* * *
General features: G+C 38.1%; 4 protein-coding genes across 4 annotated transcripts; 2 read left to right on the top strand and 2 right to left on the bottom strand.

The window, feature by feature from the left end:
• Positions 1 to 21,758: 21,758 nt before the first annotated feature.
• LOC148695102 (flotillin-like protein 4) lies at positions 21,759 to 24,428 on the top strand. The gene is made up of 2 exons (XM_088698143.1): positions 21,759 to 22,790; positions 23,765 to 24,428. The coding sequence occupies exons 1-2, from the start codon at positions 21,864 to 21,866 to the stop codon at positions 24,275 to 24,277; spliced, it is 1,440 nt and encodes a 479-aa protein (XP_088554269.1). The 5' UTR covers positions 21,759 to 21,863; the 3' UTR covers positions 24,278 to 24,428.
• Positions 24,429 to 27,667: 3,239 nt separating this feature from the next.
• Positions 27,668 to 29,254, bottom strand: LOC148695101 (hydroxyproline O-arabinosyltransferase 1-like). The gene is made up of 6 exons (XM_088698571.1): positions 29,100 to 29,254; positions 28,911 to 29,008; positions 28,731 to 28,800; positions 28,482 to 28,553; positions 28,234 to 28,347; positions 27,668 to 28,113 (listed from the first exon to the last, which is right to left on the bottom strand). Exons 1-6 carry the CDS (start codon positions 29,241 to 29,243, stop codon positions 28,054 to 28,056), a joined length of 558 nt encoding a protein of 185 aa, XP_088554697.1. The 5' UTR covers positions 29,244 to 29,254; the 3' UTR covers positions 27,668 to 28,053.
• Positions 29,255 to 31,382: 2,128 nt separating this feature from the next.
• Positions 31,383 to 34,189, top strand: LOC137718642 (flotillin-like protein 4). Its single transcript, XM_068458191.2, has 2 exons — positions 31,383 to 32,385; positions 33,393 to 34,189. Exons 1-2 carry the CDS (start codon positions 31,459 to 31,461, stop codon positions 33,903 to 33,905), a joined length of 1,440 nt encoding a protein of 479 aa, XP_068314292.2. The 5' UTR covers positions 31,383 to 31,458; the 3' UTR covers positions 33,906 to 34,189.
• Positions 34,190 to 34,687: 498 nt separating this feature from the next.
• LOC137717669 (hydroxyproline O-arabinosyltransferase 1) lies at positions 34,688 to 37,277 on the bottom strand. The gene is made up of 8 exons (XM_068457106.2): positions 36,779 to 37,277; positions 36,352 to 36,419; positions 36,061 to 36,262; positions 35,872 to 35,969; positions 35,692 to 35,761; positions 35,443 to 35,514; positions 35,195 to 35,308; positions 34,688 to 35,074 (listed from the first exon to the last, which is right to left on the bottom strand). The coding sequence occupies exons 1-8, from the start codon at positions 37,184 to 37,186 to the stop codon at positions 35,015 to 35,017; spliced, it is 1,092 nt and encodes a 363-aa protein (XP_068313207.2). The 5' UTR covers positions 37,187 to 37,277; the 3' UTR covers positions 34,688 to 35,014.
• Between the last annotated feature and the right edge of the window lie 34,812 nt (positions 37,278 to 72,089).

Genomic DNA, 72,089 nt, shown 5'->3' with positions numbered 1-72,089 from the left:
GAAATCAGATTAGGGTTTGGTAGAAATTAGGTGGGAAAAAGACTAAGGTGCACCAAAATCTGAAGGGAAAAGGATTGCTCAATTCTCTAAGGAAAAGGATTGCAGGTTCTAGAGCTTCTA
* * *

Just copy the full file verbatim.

General features: G+C 38.1%; 4 protein-coding genes across 4 annotated transcripts; 2 read left to right on the top strand and 2 right to left on the bottom strand.

The window, feature by feature from the left end:
• Positions 1 to 21,758: 21,758 nt before the first annotated feature.
• LOC148695102 (flotillin-like protein 4) lies at positions 21,759 to 24,428 on the top strand. The gene is made up of 2 exons (XM_088698143.1): positions 21,759 to 22,790; positions 23,765 to 24,428. The coding sequence occupies exons 1-2, from the start codon at positions 21,864 to 21,866 to the stop codon at positions 24,275 to 24,277; spliced, it is 1,440 nt and encodes a 479-aa protein (XP_088554269.1). The 5' UTR covers positions 21,759 to 21,863; the 3' UTR covers positions 24,278 to 24,428.
• Positions 24,429 to 27,667: 3,239 nt separating this feature from the next.
• Positions 27,668 to 29,254, bottom strand: LOC148695101 (hydroxyproline O-arabinosyltransferase 1-like). The gene is made up of 6 exons (XM_088698571.1): positions 29,100 to 29,254; positions 28,911 to 29,008; positions 28,731 to 28,800; positions 28,482 to 28,553; positions 28,234 to 28,347; positions 27,668 to 28,113 (listed from the first exon to the last, which is right to left on the bottom strand). Exons 1-6 carry the CDS (start codon positions 29,241 to 29,243, stop codon positions 28,054 to 28,056), a joined length of 558 nt encoding a protein of 185 aa, XP_088554697.1. The 5' UTR covers positions 29,244 to 29,254; the 3' UTR covers positions 27,668 to 28,053.
• Positions 29,255 to 31,382: 2,128 nt separating this feature from the next.
• Positions 31,383 to 34,189, top strand: LOC137718642 (flotillin-like protein 4). Its single transcript, XM_068458191.2, has 2 exons — positions 31,383 to 32,385; positions 33,393 to 34,189. Exons 1-2 carry the CDS (start codon positions 31,459 to 31,461, stop codon positions 33,903 to 33,905), a joined length of 1,440 nt encoding a protein of 479 aa, XP_068314292.2. The 5' UTR covers positions 31,383 to 31,458; the 3' UTR covers positions 33,906 to 34,189.
• Positions 34,190 to 34,687: 498 nt separating this feature from the next.
• LOC137717669 (hydroxyproline O-arabinosyltransferase 1) lies at positions 34,688 to 37,277 on the bottom strand. The gene is made up of 8 exons (XM_068457106.2): positions 36,779 to 37,277; positions 36,352 to 36,419; positions 36,061 to 36,262; positions 35,872 to 35,969; positions 35,692 to 35,761; positions 35,443 to 35,514; positions 35,195 to 35,308; positions 34,688 to 35,074 (listed from the first exon to the last, which is right to left on the bottom strand). The coding sequence occupies exons 1-8, from the start codon at positions 37,184 to 37,186 to the stop codon at positions 35,015 to 35,017; spliced, it is 1,092 nt and encodes a 363-aa protein (XP_068313207.2). The 5' UTR covers positions 37,187 to 37,277; the 3' UTR covers positions 34,688 to 35,014.
• Between the last annotated feature and the right edge of the window lie 34,812 nt (positions 37,278 to 72,089).

Genomic DNA, 72,089 nt, shown 5'->3' with positions numbered 1-72,089 from the left:
GAAATCAGATTAGGGTTTGGTAGAAATTAGGTGGGAAAAAGACTAAGGTGCACCAAAATCTGAAGGGAAAAGGATTGCTCAATTCTCTAAGGAAAAGGATTGCAGGTTCTAGAGCTTCTA